Maggie Van Ostrand
must be very gay right now, or, to put it more subtly, really happy.
It's his one night out of the vault so I should think gay is the least
he'll be on March 3rd when the Hollywood folks come out to see who's
wearing what. Everyone's making book on who'll return their borrowed
dresses to the designers and their jewels to Harry Winston's. The
track record for returns is dismal.
There was a time when fans eagerly awaited the entertainment industry's
night of nights to see real stars, like Clark Gable, John Wayne, Humphrey
Bogart, and to find out if the votes cast by members of the Academy
of Motion Picture Arts & Sciences agreed with our own opinions.
Now that we have no longer have stars, we can only watch as backless,
frontless, mindless starlets and media-created celebrities blithely
pose for the cameras and slither their way down the red carpet. Technically,
since the festivities are held in ultra-political Hollywood, the carpet
should be blue.
Back in the days when studios created magical fantasies into which
we could escape our ordinary lives, the name "Warner" meant Cagney,
Bogart, and Davis, MGM meant Gable, Garbo, and Garland. 20th-Century
Fox meant Gene Tierney, Tyrone Power, and Marilyn Monroe.
It's not the same any more. One of the last corporate giants in the
business, Ted Turner, is ready to say goodbye to the industry, and,
in particular, the gargantuan media conglomerate, Time Warner. All
the Warner name means now is shareholders, mergers, and board meetings.
There's no more MGM; it's now Sony, of which Ryoji Chubachi, of Japan,
is President, and 20th Century Fox dumped everything from its name
but the word Fox, and is now a subsidiary of News Corporation, another
media conglomerate, owned by Rupert Murdoch.
There are no stars left working, except Eastwood.
as it may be to believe, if the following actors and actresses did
not win the Oscar, how can anybody get excited over who does win?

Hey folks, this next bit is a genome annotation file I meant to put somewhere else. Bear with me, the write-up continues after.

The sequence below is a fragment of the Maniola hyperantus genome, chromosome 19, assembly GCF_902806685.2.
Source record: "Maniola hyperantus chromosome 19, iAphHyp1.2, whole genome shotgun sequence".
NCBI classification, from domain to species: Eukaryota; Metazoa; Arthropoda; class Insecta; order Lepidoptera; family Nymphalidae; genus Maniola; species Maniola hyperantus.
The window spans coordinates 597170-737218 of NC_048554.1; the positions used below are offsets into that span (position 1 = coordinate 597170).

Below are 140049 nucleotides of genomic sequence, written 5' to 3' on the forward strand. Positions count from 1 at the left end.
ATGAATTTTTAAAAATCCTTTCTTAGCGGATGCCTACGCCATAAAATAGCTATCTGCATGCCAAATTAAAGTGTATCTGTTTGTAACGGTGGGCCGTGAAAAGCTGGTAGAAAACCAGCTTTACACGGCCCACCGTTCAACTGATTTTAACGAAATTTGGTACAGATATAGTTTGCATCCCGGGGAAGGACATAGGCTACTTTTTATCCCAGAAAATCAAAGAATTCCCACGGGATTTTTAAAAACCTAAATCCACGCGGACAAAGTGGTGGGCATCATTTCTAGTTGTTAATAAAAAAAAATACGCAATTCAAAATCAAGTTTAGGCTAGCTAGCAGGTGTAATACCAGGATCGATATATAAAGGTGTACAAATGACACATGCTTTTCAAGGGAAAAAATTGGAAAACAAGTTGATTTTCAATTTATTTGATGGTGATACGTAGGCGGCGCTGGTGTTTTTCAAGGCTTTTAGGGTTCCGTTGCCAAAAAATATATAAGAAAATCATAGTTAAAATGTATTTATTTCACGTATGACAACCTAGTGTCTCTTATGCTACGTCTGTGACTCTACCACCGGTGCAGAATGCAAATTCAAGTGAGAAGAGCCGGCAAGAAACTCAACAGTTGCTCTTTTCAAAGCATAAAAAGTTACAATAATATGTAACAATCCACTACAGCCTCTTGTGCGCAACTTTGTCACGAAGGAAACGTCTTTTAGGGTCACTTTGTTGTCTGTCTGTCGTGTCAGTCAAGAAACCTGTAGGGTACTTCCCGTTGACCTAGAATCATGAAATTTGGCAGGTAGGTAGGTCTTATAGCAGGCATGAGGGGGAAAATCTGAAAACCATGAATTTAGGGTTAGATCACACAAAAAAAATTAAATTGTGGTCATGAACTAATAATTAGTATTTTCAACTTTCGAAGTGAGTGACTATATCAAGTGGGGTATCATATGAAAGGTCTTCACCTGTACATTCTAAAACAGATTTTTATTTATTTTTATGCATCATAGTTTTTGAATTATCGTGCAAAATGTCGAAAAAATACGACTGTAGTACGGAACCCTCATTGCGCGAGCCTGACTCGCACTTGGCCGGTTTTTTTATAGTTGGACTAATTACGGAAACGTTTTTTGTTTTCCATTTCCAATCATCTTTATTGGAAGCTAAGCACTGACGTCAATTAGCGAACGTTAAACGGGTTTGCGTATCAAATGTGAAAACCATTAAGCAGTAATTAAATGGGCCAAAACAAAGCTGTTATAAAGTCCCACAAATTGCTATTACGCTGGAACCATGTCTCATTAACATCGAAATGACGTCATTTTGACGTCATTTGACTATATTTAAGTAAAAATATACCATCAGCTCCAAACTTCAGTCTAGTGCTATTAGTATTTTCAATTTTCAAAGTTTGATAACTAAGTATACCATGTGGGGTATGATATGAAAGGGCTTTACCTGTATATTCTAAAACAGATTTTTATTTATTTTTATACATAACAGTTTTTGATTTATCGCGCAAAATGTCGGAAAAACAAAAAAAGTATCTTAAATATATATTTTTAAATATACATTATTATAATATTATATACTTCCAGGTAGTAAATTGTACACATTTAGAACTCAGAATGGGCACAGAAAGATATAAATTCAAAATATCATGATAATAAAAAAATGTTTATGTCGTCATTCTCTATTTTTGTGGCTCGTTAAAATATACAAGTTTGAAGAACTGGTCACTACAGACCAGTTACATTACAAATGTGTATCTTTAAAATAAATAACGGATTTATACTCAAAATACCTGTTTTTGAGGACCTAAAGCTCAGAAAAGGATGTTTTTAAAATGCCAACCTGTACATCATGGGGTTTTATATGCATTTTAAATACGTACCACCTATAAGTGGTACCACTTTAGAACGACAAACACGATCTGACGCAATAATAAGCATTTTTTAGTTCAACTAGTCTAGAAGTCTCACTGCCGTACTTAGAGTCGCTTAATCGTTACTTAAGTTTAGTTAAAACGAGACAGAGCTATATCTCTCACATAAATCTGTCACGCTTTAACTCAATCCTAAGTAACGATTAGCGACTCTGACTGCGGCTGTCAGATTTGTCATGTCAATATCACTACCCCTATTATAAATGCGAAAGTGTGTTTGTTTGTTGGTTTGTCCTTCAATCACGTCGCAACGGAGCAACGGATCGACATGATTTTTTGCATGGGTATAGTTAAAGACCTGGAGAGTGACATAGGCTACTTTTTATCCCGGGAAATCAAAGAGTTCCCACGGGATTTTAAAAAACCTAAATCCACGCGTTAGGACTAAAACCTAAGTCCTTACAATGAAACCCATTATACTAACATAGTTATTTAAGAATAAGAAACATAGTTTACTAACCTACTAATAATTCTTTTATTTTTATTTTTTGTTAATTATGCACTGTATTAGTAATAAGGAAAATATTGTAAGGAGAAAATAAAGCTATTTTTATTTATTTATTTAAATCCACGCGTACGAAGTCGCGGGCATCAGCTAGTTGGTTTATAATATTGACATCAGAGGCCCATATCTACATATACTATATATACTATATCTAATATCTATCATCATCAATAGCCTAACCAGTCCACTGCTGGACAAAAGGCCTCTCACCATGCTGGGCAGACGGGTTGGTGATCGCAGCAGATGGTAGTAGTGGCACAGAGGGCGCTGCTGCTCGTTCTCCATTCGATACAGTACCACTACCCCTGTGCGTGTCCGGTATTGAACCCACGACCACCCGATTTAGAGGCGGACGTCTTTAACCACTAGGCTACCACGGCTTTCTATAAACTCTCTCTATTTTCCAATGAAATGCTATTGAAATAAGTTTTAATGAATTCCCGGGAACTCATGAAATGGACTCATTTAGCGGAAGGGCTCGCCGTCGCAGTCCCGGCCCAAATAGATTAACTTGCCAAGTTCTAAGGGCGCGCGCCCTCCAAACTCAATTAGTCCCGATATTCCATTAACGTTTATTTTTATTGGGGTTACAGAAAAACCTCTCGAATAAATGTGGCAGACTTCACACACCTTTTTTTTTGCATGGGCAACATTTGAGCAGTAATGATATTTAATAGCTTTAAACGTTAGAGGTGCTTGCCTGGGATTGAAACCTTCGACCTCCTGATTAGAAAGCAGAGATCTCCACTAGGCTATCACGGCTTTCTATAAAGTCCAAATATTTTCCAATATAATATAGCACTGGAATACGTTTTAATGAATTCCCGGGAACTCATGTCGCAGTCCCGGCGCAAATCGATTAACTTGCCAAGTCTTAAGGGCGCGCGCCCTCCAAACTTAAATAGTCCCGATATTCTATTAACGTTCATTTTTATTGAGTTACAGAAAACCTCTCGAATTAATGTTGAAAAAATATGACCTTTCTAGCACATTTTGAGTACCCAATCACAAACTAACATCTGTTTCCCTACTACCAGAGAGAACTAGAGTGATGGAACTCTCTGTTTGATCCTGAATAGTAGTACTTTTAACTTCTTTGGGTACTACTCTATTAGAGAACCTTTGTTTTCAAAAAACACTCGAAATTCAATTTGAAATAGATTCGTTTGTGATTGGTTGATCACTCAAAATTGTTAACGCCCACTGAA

All these stars got robbed of a golden statuette --
. . . . . The Color Purple
Bette Midler . . . . . . The Rose
Cary Grant . . . . . . . . The Awful Truth
Judy Garland . . . . . . . A Star is Born
Kirk Douglas . . . . . . . Ace in the Hole
Rita Hayworth . . . . . . Separate Tables
Marilyn Monroe . . . . . Some Like it Hot
Shirley MacLaine . . . . The Apartment
Jackie Gleason . . . . . The Hustler
Peter O'Toole . . . . . . Lawrence of Arabia
Peter Sellers . . . . . . . Being There
Anthony Quinn . . . . . Zorba, the Greek
Steve McQueen . . . . . The Thomas Crown Affair
Richard Pryor . . . . . . Lady Sings the Blues
Dustin Hoffman . . . . . Lenny
Fred Astaire . . . . . . The Towering Inferno
Al Pacino . . . . . . . . . Dog Day Afternoon
Robert DeNiro . . . . . Taxi Driver
John Travolta . . . . . . Saturday Night Fever
Paul Newman . . . . . The Verdict
Angelica Huston . . . . The Grifters
Michael Caine . . . . . . Sleuth
Virginia Madsen . . . . Sideways
Robert Mitchum . . . . The Night of the Hunter
of us remember the big stars because we imitated their behavior. We
had Cary Grant and Audrey Hepburn as role models. We hoped their elegance
would be contagious. Who are the role models today? Emaciated Uma?
Battling Russell? Pouting Renee?
Monday night's Oscarcast will be a far cry from the old days, but,
though we may threaten not to, we'll watch it anyway, if only to find
out how many tearful mentions Harvey Weinstein manages to attract
from this year's winners.
Assuming the Oscars reflect today's trends as they have done in the
past, Oscar will not only come out of the vault on this occasion,
he may even come out of the closet.
Copyright Maggie Van Ostrand
"A Balloon In Cactus"
March 7, 2006 column